Results: While controlling for walking speed, lower cadence was associated with higher knee adduction moment angular impulse (standardized beta = -0.396, p<0.001), suggesting a 0.02%BW.Ht.sec decrease in impulse for each step per minute increase in cadence (unstandardized beta [95% CI] = -0.020 %BW.Ht.sec [-0.027 to -0.015]), and remained consistent after adjusting for covariates. Lower cadence was also associated with higher first (standardized beta = -0.138, p=0.010) and second peak knee adduction moment (standardized beta = -0.132, p=0.018), higher peak knee flexion moment (standardized beta = -0.128, p=0.049) and vertical ground reaction force (standardized beta = -0.116, p=0.035) in the adjusted analyses.

Conclusion: When controlling for walking speed, lower cadence is associated with higher knee loading per step in patients with medial tibiofemoral OA. Future research should investigate the potential beneficial biomechanical and clinical effects of increasing walking cadence in patients with knee OA.
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http://dx.doi.org/10.1002/acr.24400DOI Listing
August 2020

Can radiographic patellofemoral osteoarthritis be diagnosed using clinical assessments?

Musculoskeletal Care 2020 12 30;18(4):467-476. Epub 2020 Jun 30.

La Trobe Sport and Exercise Medicine Research Centre, School of Allied Health, Human Services and Sport, La Trobe University, Melbourne, Australia.

Introduction: The aim of this study was to determine whether participant characteristics and clinical assessments could identify radiographic osteoarthritis (OA) in individuals with clinically diagnosed, symptomatic patellofemoral osteoarthritis (PFOA).

Methods: Participant characteristics and clinical assessments were obtained from 179 individuals aged 50 years and over with clinically diagnosed symptomatic PFOA, who were enrolled in a randomised trial. Anteroposterior, lateral, and skyline X-rays were taken of the symptomatic knee. The presence of radiographic PFOA was defined as "no or early PFOA" (Kellgren and Lawrence [KL] grade ≤1 in the PF compartment) or "definite PFOA" (KL grade ≥2). Diagnostic test statistics were applied to ascertain which participant characteristics and clinical assessments could identify the presence of definite radiographic PFOA.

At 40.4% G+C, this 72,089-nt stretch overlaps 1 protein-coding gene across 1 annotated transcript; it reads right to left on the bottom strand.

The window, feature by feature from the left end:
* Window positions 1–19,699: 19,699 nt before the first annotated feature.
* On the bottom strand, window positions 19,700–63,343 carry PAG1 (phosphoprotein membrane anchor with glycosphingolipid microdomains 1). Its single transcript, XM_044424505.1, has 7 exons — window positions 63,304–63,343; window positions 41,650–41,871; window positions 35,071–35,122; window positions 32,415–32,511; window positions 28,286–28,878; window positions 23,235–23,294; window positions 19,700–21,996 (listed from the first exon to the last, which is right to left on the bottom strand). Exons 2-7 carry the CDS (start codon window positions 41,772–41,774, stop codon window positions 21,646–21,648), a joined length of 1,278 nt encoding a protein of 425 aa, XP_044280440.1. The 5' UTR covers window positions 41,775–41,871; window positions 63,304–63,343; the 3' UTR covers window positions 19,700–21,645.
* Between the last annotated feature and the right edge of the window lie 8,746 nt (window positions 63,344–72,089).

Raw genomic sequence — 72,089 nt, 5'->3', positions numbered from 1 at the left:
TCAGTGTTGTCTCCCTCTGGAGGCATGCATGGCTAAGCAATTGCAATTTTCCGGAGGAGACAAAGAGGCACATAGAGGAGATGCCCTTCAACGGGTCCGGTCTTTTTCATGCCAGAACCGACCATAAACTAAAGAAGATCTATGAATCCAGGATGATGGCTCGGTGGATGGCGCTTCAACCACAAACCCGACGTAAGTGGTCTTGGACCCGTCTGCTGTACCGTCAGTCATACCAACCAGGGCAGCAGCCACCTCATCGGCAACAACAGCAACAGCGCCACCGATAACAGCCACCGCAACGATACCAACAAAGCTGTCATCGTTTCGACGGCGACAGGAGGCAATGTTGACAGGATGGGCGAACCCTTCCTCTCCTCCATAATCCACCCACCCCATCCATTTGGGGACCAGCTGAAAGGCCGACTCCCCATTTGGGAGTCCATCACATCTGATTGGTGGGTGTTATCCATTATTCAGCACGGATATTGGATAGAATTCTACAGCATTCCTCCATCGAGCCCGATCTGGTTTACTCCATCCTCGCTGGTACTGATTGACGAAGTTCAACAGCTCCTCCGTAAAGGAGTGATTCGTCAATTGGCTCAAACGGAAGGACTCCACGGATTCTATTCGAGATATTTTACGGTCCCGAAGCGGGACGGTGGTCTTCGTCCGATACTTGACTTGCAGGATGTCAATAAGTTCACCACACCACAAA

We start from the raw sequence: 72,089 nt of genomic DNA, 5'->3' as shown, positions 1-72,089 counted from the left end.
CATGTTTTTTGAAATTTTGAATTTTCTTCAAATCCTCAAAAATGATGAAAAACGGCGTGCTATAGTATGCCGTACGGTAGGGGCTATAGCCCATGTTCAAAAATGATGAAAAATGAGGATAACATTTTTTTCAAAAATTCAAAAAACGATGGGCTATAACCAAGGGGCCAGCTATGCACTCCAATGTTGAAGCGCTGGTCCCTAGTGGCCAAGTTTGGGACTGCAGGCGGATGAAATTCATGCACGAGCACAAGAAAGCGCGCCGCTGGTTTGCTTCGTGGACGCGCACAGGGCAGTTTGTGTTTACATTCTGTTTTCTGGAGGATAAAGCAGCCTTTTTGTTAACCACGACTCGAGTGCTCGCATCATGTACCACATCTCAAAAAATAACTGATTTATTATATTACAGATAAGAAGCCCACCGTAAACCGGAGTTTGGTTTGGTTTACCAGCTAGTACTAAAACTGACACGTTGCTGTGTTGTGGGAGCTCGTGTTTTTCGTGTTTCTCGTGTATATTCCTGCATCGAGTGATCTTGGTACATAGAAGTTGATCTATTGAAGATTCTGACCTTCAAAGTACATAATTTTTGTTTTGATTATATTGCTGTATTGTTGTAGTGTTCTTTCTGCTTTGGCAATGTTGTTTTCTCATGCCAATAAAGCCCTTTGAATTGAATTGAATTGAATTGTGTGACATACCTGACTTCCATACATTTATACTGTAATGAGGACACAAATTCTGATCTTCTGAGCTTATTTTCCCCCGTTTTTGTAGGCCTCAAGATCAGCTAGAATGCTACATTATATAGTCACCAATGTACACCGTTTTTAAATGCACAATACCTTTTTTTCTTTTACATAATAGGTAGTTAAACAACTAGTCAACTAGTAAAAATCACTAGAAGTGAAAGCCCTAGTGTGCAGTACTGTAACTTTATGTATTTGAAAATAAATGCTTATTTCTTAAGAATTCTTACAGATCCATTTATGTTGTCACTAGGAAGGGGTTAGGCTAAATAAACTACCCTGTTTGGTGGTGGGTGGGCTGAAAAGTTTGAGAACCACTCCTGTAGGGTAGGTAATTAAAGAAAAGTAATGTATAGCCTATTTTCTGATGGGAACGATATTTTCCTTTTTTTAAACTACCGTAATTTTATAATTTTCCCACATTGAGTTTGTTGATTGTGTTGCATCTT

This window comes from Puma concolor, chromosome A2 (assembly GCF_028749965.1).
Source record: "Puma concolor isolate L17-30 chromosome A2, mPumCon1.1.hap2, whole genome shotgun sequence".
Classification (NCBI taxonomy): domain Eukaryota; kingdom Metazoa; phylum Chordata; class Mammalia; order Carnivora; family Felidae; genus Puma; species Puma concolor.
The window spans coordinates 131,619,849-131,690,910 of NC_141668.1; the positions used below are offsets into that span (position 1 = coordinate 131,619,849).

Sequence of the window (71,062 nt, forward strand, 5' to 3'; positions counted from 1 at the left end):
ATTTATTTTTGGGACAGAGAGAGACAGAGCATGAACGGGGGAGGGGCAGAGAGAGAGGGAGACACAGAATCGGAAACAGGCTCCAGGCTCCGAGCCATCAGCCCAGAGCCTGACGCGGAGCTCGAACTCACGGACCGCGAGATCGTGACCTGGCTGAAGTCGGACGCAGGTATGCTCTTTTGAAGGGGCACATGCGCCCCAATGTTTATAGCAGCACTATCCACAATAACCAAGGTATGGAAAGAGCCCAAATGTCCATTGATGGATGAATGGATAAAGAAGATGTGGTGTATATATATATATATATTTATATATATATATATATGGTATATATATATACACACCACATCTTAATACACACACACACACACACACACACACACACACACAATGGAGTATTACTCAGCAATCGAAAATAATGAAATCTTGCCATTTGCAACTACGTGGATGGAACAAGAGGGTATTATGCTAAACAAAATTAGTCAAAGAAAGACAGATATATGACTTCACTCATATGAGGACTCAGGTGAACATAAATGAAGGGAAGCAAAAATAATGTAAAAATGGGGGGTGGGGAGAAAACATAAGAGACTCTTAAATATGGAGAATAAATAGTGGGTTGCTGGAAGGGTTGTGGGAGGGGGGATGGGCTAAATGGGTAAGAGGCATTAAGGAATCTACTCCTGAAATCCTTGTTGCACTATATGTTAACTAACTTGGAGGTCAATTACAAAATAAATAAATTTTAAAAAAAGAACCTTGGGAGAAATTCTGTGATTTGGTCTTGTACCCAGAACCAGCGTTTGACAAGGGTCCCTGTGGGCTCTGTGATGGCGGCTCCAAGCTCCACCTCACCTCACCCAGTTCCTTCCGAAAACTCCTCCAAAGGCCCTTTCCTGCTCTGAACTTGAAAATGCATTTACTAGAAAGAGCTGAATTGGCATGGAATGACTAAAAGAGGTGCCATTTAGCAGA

Results: A total of 118 participants (66%) had definite radiographic PFOA. Univariate analysis identified that older age (>61 years), female sex, higher body mass index (BMI) (>29 kg/m ), longer pain duration (>2.75 years), higher maximum knee pain during stair ambulation (>47/100 mm), and fewer repeated single step-ups to pain onset (<21) were associated with the presence of definite radiographic PFOA. Multivariate logistic regression indicated that BMI, pain duration, and repeated single step-ups to pain onset were independently associated with radiographic PFOA and identified the presence of definite radiographic PFOA with an overall accuracy of 73%.

Conclusion: In individuals over 50 years of age with a clinical diagnosis of PFOA, higher BMI, longer pain duration, and fewer repeated single step-ups to pain onset increased the likelihood of radiographic PFOA. However, overall diagnostic accuracy was modest, suggesting that radiographic PFOA cannot be confidently identified using these tests.
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http://dx.doi.org/10.1002/msc.1490DOI Listing
December 2020

Mismatch between expectations and physical activity outcomes at six months following hip-arthroscopy: A qualitative study.

Phys Ther Sport 2020 Sep 13;45:14-22. Epub 2020 Jun 13.

School of Public Health and Preventive Medicine, Monash University, Melbourne, Victoria, Australia.

Objective: To explore factors influencing participation in physical activity for young to middle-aged patients at six months post-hip arthroscopy.

Design: Qualitative study.

Setting: Three specialist surgical centres in Australia.

Participants: Seventeen adults aged 18-50 years.

Main Outcome Measures: Individual semi-structured interviews were undertaken and transcribed verbatum. Inductive analysis of the data was undertaken, with themes identified through an iterative coding process.

Results: Four key themes emerged from the analysis: 1) an evident mismatch between expectations and actual progress of physical activity during the first six months post-arthroscopy; 2) physical activity levels vary widely at six months post-operatively; 3) evidence of suboptimal psychological readiness to return to sport and an associated emotional toll; and 4) the influence of available support and information on post-operative physical activity.

Conclusions: This qualitative study has provided in-depth perspectives on recovery after hip arthroscopy. Clear opportunities exist to: 1) help patients develop realistic post-operative goals; 2) provide timely patient education and support; and 3) facilitate an effective transition to desired physical activity.
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http://dx.doi.org/10.1016/j.ptsp.2020.05.006DOI Listing
September 2020

Physical Activity Following Hip Arthroscopy in Young and Middle-Aged Adults: A Systematic Review.

Sports Med Open 2020 Jan 28;6(1). Epub 2020 Jan 28.

La Trobe Sport and Exercise Medicine Research Centre, School of Allied Health, College of Science, Health and Engineering, La Trobe University, Melbourne, Victoria, Australia.